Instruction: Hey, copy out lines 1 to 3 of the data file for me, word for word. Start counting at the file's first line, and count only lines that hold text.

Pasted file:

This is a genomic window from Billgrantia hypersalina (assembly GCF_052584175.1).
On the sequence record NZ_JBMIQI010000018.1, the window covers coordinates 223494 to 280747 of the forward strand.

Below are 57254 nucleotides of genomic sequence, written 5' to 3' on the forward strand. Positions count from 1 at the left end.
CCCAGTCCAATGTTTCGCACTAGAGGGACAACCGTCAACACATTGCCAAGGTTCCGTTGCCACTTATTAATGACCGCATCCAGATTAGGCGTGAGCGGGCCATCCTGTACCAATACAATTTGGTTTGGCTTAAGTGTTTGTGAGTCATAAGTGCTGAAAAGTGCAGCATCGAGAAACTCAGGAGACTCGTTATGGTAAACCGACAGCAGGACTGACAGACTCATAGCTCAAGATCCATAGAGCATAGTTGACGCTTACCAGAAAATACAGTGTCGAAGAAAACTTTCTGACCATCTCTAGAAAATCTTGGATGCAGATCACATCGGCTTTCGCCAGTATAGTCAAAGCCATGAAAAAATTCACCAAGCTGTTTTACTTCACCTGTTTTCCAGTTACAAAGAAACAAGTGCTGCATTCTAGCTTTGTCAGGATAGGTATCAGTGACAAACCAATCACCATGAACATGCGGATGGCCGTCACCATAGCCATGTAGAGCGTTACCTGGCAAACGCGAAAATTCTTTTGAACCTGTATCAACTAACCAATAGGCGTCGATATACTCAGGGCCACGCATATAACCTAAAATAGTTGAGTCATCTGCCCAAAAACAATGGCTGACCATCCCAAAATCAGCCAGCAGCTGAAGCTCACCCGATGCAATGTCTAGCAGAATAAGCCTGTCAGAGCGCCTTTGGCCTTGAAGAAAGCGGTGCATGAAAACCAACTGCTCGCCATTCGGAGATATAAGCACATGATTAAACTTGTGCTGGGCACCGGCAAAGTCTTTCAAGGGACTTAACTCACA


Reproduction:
This is a genomic window from Billgrantia hypersalina (assembly GCF_052584175.1).
On the sequence record NZ_JBMIQI010000018.1, the window covers coordinates 223494 to 280747 of the forward strand.

Below are 57254 nucleotides of genomic sequence, written 5' to 3' on the forward strand. Positions count from 1 at the left end.